Mission accomplished!  Ollie the horse is very very slowly getting used to having someone on his back.  But it's only the beginning, and he's not too sure about this whole procedure!

We are so lucky to have Ed helping us- he's a bit of a horse whisperer, has been around them all his life.  His techniques are based on kindness and patience.  He was pretty disappointed that he would not be the first one riding Ollie, but he's getting on in years (I think he's 78 or so) so it's probably a wise decision, though I don't doubt that he would do it in a pinch- the man rides every day, and training just comes naturally to him.
I myself won't be riding Ollie for a while.  I think in about ten years or so, I'll give it a try.

There, don't you feel better now, with that Dude off your back?  Oh, and look, while you were learning about being sat on, your Mama went to the beauty parlour and had her hair done!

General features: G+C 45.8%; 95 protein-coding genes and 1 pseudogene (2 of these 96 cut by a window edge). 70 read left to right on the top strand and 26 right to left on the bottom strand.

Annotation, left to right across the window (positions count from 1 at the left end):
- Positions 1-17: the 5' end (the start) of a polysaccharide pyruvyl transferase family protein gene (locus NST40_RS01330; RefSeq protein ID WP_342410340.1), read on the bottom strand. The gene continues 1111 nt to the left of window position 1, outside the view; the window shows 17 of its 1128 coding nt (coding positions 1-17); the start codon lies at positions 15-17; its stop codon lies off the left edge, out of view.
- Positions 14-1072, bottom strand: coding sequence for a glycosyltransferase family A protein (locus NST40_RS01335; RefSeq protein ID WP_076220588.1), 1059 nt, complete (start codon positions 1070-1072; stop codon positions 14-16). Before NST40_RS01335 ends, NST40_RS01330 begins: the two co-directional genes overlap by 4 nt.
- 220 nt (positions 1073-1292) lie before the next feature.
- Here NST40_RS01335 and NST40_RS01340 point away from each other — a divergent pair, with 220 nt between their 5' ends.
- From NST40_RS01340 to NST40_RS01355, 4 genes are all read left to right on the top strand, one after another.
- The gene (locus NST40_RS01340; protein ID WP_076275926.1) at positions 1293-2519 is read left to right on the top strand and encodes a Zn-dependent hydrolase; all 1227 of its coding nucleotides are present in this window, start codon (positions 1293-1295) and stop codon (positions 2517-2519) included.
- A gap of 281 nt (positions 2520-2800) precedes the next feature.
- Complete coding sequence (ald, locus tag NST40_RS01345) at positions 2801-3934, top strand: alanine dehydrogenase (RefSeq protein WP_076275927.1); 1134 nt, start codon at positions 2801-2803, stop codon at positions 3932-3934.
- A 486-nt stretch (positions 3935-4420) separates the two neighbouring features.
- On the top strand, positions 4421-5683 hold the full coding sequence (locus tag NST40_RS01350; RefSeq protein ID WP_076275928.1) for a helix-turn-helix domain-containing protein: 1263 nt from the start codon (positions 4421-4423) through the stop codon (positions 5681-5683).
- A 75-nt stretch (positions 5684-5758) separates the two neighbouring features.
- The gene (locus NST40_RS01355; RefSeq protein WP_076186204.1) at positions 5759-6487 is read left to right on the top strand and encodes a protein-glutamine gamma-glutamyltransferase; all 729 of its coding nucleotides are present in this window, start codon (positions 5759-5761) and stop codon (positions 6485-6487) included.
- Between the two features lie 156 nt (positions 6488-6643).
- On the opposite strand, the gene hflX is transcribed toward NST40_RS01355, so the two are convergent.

Isn't she purty?

Tuesday, October 21, 2008

my glamorous life

How did you spend your afternoon?

Ah well,  at least now it sparkles, my circa 1940's-1950's (?)  Frigidaire by General Motors stove, that I bought ten years ago at a salvage yard for $125.00.

And no, I did not wear pearls and heels while doing this.  Or lipstick.

Monday, October 20, 2008

dear daisy

dear daisy:  
  We have known each other now for five years or thereabouts.  Oh, I'm sorry, did I interrupt your nap in my 'clean laundry' basket?